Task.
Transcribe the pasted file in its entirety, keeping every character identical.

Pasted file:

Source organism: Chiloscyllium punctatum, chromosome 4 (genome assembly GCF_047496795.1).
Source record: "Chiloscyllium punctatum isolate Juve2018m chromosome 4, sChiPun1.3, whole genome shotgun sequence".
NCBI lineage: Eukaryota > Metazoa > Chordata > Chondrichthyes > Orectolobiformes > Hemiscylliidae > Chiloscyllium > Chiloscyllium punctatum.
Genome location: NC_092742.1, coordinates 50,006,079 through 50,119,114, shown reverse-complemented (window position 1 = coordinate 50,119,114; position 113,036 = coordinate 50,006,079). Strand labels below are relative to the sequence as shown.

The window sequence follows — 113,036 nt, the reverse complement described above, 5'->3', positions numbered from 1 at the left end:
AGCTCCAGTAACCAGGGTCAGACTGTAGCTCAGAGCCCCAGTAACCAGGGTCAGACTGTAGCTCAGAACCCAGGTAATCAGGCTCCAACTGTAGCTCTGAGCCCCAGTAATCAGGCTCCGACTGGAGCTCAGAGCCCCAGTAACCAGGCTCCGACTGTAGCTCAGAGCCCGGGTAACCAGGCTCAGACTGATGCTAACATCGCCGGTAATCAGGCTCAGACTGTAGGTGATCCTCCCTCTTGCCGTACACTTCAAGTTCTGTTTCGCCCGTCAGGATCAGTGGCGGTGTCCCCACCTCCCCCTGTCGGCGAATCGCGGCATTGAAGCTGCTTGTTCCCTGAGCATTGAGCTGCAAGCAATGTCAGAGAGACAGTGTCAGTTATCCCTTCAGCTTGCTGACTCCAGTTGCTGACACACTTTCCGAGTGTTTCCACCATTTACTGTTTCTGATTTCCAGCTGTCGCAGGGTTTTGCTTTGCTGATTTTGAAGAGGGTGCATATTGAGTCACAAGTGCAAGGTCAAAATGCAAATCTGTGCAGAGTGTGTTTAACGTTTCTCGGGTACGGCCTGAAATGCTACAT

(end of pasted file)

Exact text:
Source organism: Chiloscyllium punctatum, chromosome 4 (genome assembly GCF_047496795.1).
Source record: "Chiloscyllium punctatum isolate Juve2018m chromosome 4, sChiPun1.3, whole genome shotgun sequence".
NCBI lineage: Eukaryota > Metazoa > Chordata > Chondrichthyes > Orectolobiformes > Hemiscylliidae > Chiloscyllium > Chiloscyllium punctatum.
Genome location: NC_092742.1, coordinates 50,006,079 through 50,119,114, shown reverse-complemented (window position 1 = coordinate 50,119,114; position 113,036 = coordinate 50,006,079). Strand labels below are relative to the sequence as shown.

The window sequence follows — 113,036 nt, the reverse complement described above, 5'->3', positions numbered from 1 at the left end:
AGCTCCAGTAACCAGGGTCAGACTGTAGCTCAGAGCCCCAGTAACCAGGGTCAGACTGTAGCTCAGAACCCAGGTAATCAGGCTCCAACTGTAGCTCTGAGCCCCAGTAATCAGGCTCCGACTGGAGCTCAGAGCCCCAGTAACCAGGCTCCGACTGTAGCTCAGAGCCCGGGTAACCAGGCTCAGACTGATGCTAACATCGCCGGTAATCAGGCTCAGACTGTAGGTGATCCTCCCTCTTGCCGTACACTTCAAGTTCTGTTTCGCCCGTCAGGATCAGTGGCGGTGTCCCCACCTCCCCCTGTCGGCGAATCGCGGCATTGAAGCTGCTTGTTCCCTGAGCATTGAGCTGCAAGCAATGTCAGAGAGACAGTGTCAGTTATCCCTTCAGCTTGCTGACTCCAGTTGCTGACACACTTTCCGAGTGTTTCCACCATTTACTGTTTCTGATTTCCAGCTGTCGCAGGGTTTTGCTTTGCTGATTTTGAAGAGGGTGCATATTGAGTCACAAGTGCAAGGTCAAAATGCAAATCTGTGCAGAGTGTGTTTAACGTTTCTCGGGTACGGCCTGAAATGCTACAT